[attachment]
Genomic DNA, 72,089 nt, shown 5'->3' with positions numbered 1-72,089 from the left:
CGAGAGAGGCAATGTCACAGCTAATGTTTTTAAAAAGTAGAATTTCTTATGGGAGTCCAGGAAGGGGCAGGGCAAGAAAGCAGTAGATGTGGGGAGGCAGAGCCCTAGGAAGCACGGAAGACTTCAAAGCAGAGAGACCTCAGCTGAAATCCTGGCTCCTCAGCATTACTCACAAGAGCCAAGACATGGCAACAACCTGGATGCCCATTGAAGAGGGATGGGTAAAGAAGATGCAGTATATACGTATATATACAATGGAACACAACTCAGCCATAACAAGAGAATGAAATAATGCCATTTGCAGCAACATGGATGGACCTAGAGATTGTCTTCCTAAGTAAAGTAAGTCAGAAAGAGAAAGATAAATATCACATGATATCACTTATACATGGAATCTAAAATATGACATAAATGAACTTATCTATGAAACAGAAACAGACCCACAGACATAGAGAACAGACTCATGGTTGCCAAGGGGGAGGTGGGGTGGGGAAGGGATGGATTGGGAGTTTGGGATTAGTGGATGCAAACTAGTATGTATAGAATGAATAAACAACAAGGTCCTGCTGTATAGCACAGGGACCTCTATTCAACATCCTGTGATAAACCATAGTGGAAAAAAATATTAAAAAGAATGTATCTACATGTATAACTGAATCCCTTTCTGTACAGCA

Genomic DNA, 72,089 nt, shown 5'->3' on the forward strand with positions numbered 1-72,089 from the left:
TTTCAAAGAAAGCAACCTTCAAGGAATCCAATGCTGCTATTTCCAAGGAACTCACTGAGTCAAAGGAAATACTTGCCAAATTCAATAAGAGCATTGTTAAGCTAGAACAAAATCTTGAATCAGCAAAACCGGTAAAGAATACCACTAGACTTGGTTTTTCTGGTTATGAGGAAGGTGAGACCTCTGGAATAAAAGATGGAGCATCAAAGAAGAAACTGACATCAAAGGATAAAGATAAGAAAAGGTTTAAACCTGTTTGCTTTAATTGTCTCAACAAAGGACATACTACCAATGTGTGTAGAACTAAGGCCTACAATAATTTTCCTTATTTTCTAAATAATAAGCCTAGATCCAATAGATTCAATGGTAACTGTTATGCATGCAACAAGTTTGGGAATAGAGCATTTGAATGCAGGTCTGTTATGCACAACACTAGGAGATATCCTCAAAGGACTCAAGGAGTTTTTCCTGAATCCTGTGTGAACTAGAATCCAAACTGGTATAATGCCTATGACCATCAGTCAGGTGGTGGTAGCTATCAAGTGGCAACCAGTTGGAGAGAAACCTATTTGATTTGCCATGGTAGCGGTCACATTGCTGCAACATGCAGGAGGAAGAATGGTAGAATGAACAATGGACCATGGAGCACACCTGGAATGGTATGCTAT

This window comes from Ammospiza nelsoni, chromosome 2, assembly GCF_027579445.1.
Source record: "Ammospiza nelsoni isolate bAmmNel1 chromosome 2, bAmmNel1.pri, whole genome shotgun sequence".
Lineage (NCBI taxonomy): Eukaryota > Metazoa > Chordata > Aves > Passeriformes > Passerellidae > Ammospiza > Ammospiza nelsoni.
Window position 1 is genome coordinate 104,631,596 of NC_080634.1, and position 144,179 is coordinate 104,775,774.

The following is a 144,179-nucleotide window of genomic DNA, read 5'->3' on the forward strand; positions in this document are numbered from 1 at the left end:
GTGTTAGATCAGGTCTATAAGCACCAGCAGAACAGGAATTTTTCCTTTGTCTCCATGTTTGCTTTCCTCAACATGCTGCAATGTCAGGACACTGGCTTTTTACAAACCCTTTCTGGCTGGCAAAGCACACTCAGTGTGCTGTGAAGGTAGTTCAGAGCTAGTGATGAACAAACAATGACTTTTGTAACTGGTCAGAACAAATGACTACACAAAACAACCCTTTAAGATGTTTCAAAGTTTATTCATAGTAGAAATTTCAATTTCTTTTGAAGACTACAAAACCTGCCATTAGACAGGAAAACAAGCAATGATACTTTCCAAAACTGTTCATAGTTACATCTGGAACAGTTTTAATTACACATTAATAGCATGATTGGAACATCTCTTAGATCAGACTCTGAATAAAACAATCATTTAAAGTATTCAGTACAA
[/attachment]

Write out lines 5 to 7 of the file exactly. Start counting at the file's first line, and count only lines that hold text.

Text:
This window comes from Ammospiza nelsoni, chromosome 2, assembly GCF_027579445.1.
Source record: "Ammospiza nelsoni isolate bAmmNel1 chromosome 2, bAmmNel1.pri, whole genome shotgun sequence".
Lineage (NCBI taxonomy): Eukaryota > Metazoa > Chordata > Aves > Passeriformes > Passerellidae > Ammospiza > Ammospiza nelsoni.